A Reuters story by Julien Pretot on 68-year-old Italian writer Gianni Mura using a 1976 Olivetti Lettera 32 portable typewriter while covering the just-completed Tour de France cycle race was run far and wide last week, including in the sports pages of the Chicago Tribune. The story was headed "Old geezer writes Tour de France stories on typewriter", as if that wasn't still the right and proper thing to do.
Mura writes for La Republica, a 750,000 daily circulation newspaper in Rome. He was born in Milan on October 9, 1945, and is by now a tour veteran. He first covered the Giro d'Italia in 1965 and the Tour de France two years later. His weekly column on Italian soccer's Serie A had the wonderful title, "Seven days of bad thoughts". Mura's novel based on the Tour de France, Yellow on Yellow, won the Premio Grinzane-Cesare Pavese for fiction in 2007.
Mura said he doesn't like computers - "their silence bothers me" - but he has been known to use such things. Where one story on Mura and his typewriter (not Pretot's article, I hasten to add) got a bit carried away was to suggest, "When Mura first started reporting and using a typewriter, he was technologically advanced. Most reporters 40 years ago wrote their articles by hand." That's complete nonsense. There were as few reporters writing by hand in 1974 as there are reporters using typewriters today.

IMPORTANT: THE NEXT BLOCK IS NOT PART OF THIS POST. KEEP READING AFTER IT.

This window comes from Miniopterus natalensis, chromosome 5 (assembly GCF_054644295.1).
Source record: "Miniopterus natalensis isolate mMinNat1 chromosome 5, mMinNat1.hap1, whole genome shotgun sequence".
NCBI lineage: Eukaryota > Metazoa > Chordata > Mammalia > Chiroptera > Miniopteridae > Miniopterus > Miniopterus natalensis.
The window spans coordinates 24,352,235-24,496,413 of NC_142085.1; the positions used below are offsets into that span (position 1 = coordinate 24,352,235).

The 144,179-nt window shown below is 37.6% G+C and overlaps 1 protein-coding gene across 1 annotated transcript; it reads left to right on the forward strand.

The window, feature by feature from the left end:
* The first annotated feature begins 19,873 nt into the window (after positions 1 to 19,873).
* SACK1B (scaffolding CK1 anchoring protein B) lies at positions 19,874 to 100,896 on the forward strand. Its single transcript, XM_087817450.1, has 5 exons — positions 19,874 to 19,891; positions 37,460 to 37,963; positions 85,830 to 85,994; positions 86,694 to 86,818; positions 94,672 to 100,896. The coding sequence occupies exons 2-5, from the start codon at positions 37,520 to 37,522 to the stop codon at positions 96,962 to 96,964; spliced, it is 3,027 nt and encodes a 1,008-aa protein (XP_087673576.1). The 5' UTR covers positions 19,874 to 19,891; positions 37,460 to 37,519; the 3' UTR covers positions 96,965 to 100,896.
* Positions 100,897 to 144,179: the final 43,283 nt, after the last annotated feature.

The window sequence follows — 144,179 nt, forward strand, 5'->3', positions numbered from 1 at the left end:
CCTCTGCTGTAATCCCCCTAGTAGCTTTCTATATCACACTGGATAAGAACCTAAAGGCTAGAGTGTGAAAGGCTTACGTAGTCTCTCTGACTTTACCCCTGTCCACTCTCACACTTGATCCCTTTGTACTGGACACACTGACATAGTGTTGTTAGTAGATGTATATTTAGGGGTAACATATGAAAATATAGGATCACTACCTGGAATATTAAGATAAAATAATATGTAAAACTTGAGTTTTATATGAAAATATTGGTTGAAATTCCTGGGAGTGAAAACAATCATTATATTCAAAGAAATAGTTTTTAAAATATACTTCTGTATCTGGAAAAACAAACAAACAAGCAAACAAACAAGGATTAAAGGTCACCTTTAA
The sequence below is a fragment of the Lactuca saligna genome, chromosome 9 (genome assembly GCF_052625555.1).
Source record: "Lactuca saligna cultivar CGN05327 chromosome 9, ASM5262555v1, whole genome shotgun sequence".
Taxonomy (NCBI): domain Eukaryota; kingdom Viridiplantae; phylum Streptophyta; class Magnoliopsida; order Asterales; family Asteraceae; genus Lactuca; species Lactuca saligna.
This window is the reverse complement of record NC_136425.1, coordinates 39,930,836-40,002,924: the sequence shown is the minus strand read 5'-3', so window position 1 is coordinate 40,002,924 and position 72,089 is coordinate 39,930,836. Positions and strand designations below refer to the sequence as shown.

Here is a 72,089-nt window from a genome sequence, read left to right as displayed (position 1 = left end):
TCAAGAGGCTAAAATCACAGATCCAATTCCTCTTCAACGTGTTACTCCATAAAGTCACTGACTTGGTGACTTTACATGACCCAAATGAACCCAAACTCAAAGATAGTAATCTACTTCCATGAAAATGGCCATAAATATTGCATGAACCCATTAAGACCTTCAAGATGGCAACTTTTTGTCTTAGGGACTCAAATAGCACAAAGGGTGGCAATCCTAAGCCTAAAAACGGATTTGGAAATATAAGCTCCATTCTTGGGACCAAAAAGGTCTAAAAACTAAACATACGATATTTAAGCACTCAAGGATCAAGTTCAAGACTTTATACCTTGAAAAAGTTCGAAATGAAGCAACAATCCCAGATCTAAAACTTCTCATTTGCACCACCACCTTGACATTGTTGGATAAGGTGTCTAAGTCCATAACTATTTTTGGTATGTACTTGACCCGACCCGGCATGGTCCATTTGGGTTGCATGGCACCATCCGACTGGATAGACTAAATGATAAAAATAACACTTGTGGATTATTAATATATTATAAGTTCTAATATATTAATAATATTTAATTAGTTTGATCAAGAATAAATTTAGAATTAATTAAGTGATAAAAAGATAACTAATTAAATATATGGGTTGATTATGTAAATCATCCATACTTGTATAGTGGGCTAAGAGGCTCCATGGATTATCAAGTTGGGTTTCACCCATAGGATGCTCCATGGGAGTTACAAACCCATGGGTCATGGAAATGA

Where Mura was spot-on was to say that the sound of the typewriter is good for concentration. He also likes to smoke while he types - no longer allowed in Tour De France press rooms. So on fine days he sits outside typing at his own little table (in this case, beside a police van!). He uses a mobile phone to dictate copy back to his newspaper.
Mura's 2007 tour book was followed four years later by the autobiography of Scottish Tour de France cyclist David Millar, Racing Through the Dark: The Fall and Rise of David Millar.
Millar's work was described by Richard Williams in The Guardian as "one of the great first-person accounts of sporting experience". It was called "a rarity", "a brutally honest insight into the life of a young pro with the world at his feet, charting the Scot’s demise into doping and his subsequent revival as one of the most respected riders in the peloton". The book was shortlisted for the prestigious William Hill Sports Book of the Year award.
Millar wrote the book on an Olympia portable typewriter: